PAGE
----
The camera’s ability to screw you over doesn’t just stop with platforming either, because I can’t begin to count how many times I’ve tried to attack something only to find that it’s just out of my reach. This of course leads to me getting counterattacked, stun locked, thrown off of a level, or all three at once. And if you do happen to fall off of a level, know that everything resets because of that. Were you halfway through a particularly tedious puzzle? Great news, now you’re back at square one. Got through all of those enemy encounters? Then you can totally do it again. While you retain all collectables along with the puzzles you’ve already solved, falling off of a level or dying often feels like the game is adding insult to injury by making your climb back to where you were even much more tedious.

While SpongeBob Squarepants: Battle for Bikini Bottom – Rehydrated has its share of highs and lows, I found that playing as any character other than SpongeBob isn’t very fun. There are certain points in levels that allow you to swap between either Sandy or Patrick depending on what the level calls for. Patrick can lift heavy things and throw them, while Sandy can glide through the air and swing from certain objects. Playing as either of them isn’t fun, especially when the game calls for precise platforming from Sandy. Her specific challenges usually rely on using a combination of gliding and swinging, both of which are hilariously unresponsive.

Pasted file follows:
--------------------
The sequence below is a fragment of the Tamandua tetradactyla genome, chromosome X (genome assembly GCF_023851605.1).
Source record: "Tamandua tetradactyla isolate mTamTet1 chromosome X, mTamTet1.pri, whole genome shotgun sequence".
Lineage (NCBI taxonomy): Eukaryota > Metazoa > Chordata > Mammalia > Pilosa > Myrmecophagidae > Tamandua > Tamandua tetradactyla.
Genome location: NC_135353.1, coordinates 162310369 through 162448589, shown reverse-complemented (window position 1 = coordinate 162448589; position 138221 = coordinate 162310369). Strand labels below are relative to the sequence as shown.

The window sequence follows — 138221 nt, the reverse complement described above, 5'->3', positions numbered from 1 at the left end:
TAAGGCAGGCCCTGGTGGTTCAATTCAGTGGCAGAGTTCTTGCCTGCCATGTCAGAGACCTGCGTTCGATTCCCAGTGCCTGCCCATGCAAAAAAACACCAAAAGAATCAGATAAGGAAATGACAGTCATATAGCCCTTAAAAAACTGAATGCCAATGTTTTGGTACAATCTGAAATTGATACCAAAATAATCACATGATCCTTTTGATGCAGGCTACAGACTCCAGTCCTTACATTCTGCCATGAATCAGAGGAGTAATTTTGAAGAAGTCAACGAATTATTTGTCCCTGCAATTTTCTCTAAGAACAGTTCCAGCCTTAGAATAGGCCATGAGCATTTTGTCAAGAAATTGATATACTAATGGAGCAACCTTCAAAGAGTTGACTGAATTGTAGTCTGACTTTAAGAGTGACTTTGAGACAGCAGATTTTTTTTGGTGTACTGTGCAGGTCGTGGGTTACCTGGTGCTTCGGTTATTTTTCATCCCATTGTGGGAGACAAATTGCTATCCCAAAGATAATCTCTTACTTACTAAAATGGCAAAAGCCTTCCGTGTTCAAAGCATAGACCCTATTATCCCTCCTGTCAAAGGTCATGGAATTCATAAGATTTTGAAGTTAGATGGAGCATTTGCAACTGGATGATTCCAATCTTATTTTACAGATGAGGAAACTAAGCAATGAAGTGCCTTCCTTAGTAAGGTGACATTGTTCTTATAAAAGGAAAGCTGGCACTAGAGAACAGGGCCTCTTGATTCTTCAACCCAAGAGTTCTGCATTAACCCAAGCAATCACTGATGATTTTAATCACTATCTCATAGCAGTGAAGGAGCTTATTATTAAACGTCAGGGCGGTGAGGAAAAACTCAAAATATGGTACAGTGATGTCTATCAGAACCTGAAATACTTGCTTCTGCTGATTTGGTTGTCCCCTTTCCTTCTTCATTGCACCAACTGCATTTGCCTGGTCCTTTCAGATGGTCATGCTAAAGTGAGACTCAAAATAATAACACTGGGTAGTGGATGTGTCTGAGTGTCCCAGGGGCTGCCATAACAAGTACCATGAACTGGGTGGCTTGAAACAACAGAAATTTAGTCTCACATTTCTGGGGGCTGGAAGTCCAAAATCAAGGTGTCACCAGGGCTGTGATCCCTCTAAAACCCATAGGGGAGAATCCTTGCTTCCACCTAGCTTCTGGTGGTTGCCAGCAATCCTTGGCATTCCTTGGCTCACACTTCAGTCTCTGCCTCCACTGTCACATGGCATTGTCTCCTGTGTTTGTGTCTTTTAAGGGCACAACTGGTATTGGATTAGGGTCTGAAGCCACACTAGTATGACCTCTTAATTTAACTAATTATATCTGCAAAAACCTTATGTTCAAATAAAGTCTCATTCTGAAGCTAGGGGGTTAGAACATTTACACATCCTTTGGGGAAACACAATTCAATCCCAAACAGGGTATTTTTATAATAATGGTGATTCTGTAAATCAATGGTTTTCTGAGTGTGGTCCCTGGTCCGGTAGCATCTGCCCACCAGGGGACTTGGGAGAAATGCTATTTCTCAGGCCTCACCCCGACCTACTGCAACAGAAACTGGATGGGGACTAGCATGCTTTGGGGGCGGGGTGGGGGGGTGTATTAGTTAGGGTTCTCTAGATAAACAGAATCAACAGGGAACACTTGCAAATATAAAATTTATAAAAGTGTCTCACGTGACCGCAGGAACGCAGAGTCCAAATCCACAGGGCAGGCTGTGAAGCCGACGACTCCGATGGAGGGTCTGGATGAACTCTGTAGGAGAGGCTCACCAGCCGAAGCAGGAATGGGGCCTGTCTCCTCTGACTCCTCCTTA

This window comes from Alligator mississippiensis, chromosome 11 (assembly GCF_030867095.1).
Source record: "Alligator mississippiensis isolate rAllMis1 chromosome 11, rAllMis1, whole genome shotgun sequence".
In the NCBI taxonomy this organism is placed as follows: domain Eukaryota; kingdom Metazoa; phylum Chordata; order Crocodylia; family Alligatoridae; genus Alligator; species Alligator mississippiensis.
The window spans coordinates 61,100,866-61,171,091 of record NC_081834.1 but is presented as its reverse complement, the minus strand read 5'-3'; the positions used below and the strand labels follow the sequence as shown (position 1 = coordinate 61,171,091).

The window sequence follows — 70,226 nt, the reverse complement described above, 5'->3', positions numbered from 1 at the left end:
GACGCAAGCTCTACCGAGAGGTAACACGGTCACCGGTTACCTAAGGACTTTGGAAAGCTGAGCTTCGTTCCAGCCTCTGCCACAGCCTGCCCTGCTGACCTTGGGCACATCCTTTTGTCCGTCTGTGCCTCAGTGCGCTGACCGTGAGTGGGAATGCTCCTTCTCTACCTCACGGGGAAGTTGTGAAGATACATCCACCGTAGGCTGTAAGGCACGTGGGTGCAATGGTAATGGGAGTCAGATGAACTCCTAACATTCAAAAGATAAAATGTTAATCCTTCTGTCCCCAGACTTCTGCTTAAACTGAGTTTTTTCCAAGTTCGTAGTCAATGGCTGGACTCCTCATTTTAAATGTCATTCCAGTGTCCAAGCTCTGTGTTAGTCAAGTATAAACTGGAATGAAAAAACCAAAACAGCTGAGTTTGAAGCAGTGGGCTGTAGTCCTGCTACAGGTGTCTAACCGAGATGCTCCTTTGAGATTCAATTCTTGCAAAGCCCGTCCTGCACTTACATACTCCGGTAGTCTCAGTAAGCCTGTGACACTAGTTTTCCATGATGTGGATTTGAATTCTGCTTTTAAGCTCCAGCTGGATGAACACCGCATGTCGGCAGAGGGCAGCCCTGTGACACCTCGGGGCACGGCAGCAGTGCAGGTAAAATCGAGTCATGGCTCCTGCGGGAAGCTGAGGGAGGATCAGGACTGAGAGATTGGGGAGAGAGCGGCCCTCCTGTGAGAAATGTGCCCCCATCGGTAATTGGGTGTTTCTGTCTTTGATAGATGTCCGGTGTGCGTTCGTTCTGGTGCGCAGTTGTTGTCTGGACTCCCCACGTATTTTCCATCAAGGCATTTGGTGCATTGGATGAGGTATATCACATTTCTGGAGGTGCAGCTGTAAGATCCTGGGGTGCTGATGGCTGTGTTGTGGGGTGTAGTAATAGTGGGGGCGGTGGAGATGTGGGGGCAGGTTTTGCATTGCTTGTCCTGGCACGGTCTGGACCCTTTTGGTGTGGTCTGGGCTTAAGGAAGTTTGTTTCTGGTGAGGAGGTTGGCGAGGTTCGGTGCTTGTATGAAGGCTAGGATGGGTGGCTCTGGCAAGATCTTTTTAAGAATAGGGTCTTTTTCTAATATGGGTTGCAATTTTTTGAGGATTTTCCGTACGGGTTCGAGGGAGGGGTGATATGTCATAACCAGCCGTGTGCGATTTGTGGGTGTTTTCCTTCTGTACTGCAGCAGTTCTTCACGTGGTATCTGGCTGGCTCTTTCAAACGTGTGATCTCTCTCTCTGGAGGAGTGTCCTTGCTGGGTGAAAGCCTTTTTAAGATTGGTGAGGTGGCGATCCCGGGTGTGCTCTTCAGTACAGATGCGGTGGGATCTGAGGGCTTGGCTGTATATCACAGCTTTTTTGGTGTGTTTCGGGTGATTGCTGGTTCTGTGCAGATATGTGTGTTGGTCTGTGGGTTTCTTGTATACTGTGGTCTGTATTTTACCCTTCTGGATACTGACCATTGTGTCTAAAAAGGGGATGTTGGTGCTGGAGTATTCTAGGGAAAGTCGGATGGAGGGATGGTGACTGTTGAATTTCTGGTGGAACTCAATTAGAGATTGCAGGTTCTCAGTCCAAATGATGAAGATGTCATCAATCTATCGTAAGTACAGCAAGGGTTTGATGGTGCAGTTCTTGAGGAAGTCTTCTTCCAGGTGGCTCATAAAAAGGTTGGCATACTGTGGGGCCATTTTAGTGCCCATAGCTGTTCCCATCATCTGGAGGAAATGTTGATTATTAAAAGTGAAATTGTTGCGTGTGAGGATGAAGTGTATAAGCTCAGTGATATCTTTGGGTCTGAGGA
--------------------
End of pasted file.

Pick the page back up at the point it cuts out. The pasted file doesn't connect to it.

There’s a level later on where Sandy is put to the test and must cross a massive chasm of nothingness in order to get to a floating plot of land. There are swing points scattered about which require you getting close enough to them for an indicator to pop up letting you know that you’re locked on and able to initiate a swing. But that window is incredibly small when you’re worrying about plummeting to your death while trying to fumble with the unresponsive controls.

If there was a word to describe SpongeBob Squarepants: Battle for Bikini Bottom – Rehydrated as a product, I guess ‘inconsistent’ would be it. It has all the charm and joy that I remember from the show itself but isn’t particularly fun to play. That being said, I still finished it because it scratched that 3D platformer itch I had, but I have no intentions of going and sweeping up the collectibles I missed or anything. I bought and played through the game because I have fond memories of those early seasons of SpongeBob, and that was enough to push me through. But if you have no connection to the source material, then this is just a decent platformer at best.